I am making a game, but finding players to delve into something completely new on the internet is kinda hard, so, I thought I'd try testing specific mechanics in a more familiar system instead.
I figure the game story will revolve around explorers and treasure hunters exploring a massive metal ship that recently crashed. It isn't technology, but rather a magic ship. It would be several towns have grown around the crash as brave folks venture inside.
The inside is basically random dungeon, but there is some story elements involved. How closely the players interact with that story is up to them.
I figure on testing out only one or two of my mechanics at a time. Pathfinder is roughly compatible with my game, so swapping out a few mechanics will usually be simple.
I will leave it to interested persons to pick which mechanics to test out first.
The big one to test, and that requires the most adjustment, is the health and armor system. Basically, it is a fort save with ever increasing penalties, a failure means you gain a wound of some sort (like being lamed, or losing a limb), the severity of the wound depends on weapon penetrating value (piercing damage penetrates further than bludgeoning for example). Armor mitigates damage received and the reduces the severity of wounds received.
Some simpler to implement houserules,
Spellcasting, instead of slots, there is a strain mechanic. Casting a spell requires a strain roll. The more powerful the spell, the more likely to fail. Each time you fail, you reduce the power you can channel at once, and increase the chance you will fail further strain checks. Eventually strain hits zero and you can't cast any spells at all. This basically lets you cast tiny spells all day but high powered spells will quickly drain you dry. There are no hard limits on how many spells you can cast, but rather as you cast spells you start to inhibit how much power you can wield for any one spell, and drawing on too much power and your magic can fail all together.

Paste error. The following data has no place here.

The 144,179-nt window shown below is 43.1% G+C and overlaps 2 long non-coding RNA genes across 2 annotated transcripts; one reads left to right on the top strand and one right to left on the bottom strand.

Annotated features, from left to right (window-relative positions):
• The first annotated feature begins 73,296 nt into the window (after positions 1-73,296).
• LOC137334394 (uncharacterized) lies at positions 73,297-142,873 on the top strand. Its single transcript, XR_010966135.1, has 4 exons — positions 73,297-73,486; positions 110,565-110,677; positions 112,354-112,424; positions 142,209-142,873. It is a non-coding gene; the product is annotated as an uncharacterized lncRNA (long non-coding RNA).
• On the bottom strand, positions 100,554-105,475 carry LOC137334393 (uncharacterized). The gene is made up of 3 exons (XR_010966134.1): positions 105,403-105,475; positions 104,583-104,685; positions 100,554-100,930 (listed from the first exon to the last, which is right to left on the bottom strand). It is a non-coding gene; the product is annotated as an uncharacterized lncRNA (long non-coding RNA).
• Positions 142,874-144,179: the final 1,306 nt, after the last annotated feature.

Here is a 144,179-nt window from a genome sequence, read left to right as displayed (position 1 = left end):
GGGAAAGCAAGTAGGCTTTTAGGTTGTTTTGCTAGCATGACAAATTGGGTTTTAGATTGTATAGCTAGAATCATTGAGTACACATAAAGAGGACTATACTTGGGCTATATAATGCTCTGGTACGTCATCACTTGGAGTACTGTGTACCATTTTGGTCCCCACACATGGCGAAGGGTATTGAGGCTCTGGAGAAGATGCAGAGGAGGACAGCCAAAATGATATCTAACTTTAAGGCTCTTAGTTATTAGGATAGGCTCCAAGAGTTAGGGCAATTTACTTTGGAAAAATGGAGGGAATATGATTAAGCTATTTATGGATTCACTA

There is a fatigue mechanic, basically like spellcasting, except applies to physical abilities and prowess, such as stunning fist. It penalizes physical skills once you get reduced enough. Combat maneuvers require fatigue checks as do certain combat abilities. Should be fine going through a fight or three, but spells that cause fatigue or exhaustion, (or other things, like rage) will certainly have a different impact. Also, this becomes a soft limit on things like stunning fist, instead of a hard cap. Basically, you can continue making such attempts as long as you like, but not only do you start to take penalties after a while, but eventually you start running the risk of falling unconcious.
The loot system. Basically you have Loot. Loot is the undefined lesser stuff you find in dungeons. Things like jewelry, spoons, bowls, clothes, crafting materials, etc. You don't track the specific items, just the value, quality, and weight. Quality determines the lowest quality stuff you can find in your loot. For example, with low quality loot, you pick up everything that isn't nailed down, thus if you need, you can make a search check to find a cheap mundane item in your loot, such as a pot or bowl, if you need something of that sort. If you stick with high quality loot however, you pick up only the pretty stuff, thus you gain less stuff, but you get all the high value stuff. High quality loot however lacks any of the cheap stuff you may want, such as string, pots, flint and steel, etc.
Another mechanic to try is that players roll all the dice related to various things. Player casters roll against the npc static save scores. And other similar things.
I have other mechanics if there is any pathfinder mechanic you'd like to try an alternative for.
Also, I will be using the 3d6 alternative to a d20. My system uses a bell curve so I want to preserve that. A really minor issue for a d20 game. I'll double check the pf version, though I doubt they would change it much from unearthed arcana.